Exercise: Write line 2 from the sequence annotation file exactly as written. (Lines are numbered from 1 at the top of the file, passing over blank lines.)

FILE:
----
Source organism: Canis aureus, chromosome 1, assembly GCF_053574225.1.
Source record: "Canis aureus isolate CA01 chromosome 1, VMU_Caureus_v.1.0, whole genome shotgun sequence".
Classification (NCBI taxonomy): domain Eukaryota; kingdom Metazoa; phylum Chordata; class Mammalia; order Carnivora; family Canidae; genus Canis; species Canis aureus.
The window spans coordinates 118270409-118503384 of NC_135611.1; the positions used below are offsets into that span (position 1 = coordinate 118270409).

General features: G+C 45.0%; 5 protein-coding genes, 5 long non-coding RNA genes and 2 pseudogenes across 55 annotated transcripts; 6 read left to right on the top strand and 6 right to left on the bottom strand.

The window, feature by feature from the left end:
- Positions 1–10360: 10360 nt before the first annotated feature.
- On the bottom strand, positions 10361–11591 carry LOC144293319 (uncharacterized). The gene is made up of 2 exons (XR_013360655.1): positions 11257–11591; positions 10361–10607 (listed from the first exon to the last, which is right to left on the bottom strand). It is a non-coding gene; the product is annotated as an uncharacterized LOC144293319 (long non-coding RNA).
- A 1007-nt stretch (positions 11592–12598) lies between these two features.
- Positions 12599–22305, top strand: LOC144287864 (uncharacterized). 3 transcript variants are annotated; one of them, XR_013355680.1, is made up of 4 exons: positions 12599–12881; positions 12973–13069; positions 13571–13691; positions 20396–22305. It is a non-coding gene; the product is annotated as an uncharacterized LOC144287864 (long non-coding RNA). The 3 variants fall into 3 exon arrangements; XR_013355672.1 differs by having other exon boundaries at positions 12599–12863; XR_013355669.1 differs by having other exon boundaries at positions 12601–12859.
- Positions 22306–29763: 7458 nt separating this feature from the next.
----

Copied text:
Source record: "Canis aureus isolate CA01 chromosome 1, VMU_Caureus_v.1.0, whole genome shotgun sequence".